Before implementing cybersecurity process, healthcare organisations need to assess the potential risks they face. Depending on how much confidential data the trust has, where it is stored, who has access to it and via which means, the cybersecurity strategy and associated solutions will change.
It’s fair to say that a medical device start-up where all employees have a corporate-sanctioned laptop and access data via a VPN will have radically different needs to a large hospital with hundreds of frontline workers connecting to the hospital’s Wi-Fi using their personal device.
These requirements will pale by comparison to a global pharmaceutical giant with offices in multiple locations, a large R&D department researching new treatments for complex diseases and a fully integrated supply chain. Considering the existing setup and what the organisations is looking to achieve with its digital transformation strategy will therefore have an immediate impact on the cybersecurity strategy.
Despite this, there are fundamentals that any organisation should implement:
Review and test your back-up policy to ensure it is thorough and sufficient – By checking that the organisation’s back-up is running smoothly, IT teams can limit any risks of disruption in the midst of an incident and of losing data permanently.
In our recent State of Email Security report, we found that six out of ten organisations have been victims of ransomware in 2020. As a result, afflicted organisations have lost an average of six days to downtime. One third of organisations even admitted that they failed to get their data back, despite paying the ransom. In the healthcare industry, this could mean losing valuable patient records or data related to new treatments – two areas the sector cannot afford to be cavalier about.
Conduct due diligence across the organisation’s supply chain – Healthcare organisations should review their ways of working with partners, providers and regulatory institutions they work with in order to prevent any weak link in their cybersecurity chain. Without this due diligence, organisations leave themselves exposed to the risks of third party-led incidents.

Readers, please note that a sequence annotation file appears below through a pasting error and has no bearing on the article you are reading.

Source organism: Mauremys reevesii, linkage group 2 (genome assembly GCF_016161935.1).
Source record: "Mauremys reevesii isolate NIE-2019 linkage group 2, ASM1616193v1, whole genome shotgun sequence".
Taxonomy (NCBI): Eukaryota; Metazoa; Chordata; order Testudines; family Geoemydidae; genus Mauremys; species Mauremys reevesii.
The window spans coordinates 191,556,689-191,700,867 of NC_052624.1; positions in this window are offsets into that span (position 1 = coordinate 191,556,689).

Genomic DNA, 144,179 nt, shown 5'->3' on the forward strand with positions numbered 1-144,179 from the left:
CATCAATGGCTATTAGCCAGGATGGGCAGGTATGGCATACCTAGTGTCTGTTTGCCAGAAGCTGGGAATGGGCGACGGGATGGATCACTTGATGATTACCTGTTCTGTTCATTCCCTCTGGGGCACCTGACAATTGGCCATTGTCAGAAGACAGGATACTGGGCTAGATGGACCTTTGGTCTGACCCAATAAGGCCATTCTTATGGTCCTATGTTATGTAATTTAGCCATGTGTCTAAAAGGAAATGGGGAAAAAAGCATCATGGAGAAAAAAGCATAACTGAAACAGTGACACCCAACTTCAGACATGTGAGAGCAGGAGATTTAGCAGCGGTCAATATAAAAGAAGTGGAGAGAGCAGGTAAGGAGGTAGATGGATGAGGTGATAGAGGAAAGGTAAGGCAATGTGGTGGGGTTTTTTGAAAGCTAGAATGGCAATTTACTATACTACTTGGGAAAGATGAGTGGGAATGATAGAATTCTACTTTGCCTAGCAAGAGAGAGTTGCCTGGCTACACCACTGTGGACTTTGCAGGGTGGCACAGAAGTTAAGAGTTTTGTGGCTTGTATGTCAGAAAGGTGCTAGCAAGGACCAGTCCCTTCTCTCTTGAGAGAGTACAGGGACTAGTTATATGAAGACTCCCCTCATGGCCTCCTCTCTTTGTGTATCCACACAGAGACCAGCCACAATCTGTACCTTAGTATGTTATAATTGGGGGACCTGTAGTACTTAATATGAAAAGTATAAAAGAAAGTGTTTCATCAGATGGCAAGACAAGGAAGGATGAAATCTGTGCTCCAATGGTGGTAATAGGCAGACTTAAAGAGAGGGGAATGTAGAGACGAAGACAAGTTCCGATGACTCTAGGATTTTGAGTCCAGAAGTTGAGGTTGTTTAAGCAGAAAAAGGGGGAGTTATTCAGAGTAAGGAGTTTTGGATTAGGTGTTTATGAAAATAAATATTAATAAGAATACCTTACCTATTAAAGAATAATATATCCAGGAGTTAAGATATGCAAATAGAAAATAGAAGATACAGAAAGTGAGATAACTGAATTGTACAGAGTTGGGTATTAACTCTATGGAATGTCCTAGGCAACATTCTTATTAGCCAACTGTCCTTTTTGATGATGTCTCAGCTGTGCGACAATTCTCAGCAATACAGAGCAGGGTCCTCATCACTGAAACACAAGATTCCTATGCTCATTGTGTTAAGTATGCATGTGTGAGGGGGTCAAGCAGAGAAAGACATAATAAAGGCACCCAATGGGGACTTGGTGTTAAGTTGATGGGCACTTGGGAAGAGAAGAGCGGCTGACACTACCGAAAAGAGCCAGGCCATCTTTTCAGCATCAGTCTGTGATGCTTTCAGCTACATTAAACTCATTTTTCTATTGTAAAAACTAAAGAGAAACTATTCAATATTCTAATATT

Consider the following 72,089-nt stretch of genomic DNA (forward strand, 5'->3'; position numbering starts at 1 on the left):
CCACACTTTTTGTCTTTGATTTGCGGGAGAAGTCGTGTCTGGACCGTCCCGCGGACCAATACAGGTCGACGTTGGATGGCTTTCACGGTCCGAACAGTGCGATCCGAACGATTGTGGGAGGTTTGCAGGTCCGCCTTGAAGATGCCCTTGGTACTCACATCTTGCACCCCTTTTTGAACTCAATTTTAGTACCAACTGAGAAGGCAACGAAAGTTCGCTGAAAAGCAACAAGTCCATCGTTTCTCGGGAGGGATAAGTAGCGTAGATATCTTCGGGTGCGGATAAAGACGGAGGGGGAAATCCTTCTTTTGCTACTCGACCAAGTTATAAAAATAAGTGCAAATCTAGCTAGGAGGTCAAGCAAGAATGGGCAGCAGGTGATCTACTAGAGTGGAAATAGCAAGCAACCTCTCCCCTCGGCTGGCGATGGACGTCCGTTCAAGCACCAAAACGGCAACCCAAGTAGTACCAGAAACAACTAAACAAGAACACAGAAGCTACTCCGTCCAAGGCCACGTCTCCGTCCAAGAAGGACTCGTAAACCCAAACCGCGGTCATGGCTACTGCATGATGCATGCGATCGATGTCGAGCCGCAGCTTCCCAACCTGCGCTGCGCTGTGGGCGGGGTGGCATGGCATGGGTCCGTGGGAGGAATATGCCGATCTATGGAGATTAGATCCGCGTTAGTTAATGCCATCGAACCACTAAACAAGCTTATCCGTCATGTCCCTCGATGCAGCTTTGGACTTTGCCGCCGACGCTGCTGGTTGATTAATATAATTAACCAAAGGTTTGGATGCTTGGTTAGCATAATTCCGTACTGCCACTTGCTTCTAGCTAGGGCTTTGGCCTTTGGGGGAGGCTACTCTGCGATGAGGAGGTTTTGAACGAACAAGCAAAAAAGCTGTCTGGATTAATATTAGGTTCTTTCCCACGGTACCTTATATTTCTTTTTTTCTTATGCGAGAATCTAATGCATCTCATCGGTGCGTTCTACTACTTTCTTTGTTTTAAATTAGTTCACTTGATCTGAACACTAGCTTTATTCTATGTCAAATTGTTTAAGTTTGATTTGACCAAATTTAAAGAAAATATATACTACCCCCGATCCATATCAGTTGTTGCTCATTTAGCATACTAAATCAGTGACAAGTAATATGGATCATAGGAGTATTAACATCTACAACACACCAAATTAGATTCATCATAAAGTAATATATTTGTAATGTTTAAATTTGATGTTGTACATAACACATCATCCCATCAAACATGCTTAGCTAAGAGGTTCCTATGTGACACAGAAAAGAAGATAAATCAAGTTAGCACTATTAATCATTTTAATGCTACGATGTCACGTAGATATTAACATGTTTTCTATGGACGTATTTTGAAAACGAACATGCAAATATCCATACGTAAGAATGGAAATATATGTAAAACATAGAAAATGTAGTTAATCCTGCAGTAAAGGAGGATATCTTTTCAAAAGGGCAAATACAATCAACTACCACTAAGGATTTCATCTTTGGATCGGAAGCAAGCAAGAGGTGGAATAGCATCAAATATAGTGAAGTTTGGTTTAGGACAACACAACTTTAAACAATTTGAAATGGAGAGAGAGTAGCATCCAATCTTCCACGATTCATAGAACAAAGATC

Roll out mandatory cybersecurity awareness training - Healthcare organisations shouldn’t neglect the training and awareness of their entire staff – including frontline workers who may not access the corporate network on a regular basis. According to our State of Email Security report, only one fifth of organisations carry out ongoing cyber awareness training.
This suggests it is not widely considered as a fundamental part of most organisations cyber-resilience strategy, despite the fact many employees rely on their organisation’s corporate network to work. By providing systematic training, healthcare organisations can help workers at all levels better understand the current cyberthreats they face, how they could impact their organisation, the role they play in defending the networks, and develop consistent, good cybersecurity hygiene habits to limit the risks of incidents.
Consider a degree of separation – Information and Operational Technology (IT and OT) networks should be separated.
Although mutually supported and reliance on each other, employees shouldn’t be accessing one via the other. This should be complemented by a considered tried and tested contingency and resiliency plan that allows crucial services to function unabated should there be a compromise. Similarly, admin terminals should not have internet access to afford a degree of hardening and protection for these critical accounts.
As the sector becomes a common target for fraudulent and malicious activity, putting cybersecurity at the core of the organisation’s operations is critical. It will help limit the risks of disruption due to cyberattacks, reduce time spent by the cybersecurity team to resolve easily avoidable errors, and ensure that institutions can deliver patient care, safe in the knowledge that their networks are safe.
Fighting future threats
With technology continuing to change the face of healthcare, the surface area and vectors available for attacks by malicious actors is constantly increasing. With the introduction of apps, networked monitoring devices, and a need for communication, the attack vector is ever expanding, a trend that needs to be monitored and secured against.
To prevent any damage to patients, staff, or the organisation they are responsible for, healthcare leaders must put security front and centre of their digital transformation strategy. Only then can the sector harness the full benefits of technology. Doing this should include implementing cybersecurity awareness training to challenge misconceptions around security, encourage conversation, and to ensure employee knowledge of the security basics and threats faced.
This ultimately allows healthcare organisations to do what they do best: provide the highest standard of patient care, safe in the knowledge that their operations, patients, and data are safe.